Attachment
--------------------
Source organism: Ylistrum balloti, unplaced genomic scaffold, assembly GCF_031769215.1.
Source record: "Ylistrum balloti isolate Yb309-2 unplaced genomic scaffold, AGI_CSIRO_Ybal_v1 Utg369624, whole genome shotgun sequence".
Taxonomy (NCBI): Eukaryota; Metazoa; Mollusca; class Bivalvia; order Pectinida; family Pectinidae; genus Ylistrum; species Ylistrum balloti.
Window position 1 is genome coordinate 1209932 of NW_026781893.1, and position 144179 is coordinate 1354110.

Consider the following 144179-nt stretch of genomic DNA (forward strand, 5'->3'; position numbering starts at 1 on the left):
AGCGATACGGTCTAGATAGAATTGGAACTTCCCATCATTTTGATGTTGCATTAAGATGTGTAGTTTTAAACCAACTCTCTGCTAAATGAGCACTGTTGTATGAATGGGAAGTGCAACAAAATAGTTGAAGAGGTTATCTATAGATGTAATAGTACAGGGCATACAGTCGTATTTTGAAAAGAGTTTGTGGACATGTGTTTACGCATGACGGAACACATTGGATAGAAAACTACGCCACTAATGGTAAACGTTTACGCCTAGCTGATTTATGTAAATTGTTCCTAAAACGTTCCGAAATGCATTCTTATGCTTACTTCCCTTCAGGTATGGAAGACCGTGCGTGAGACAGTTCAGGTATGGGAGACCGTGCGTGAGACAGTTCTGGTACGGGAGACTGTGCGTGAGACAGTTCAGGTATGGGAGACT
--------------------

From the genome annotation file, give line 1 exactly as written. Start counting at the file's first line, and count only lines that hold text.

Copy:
Source organism: Ylistrum balloti, unplaced genomic scaffold, assembly GCF_031769215.1.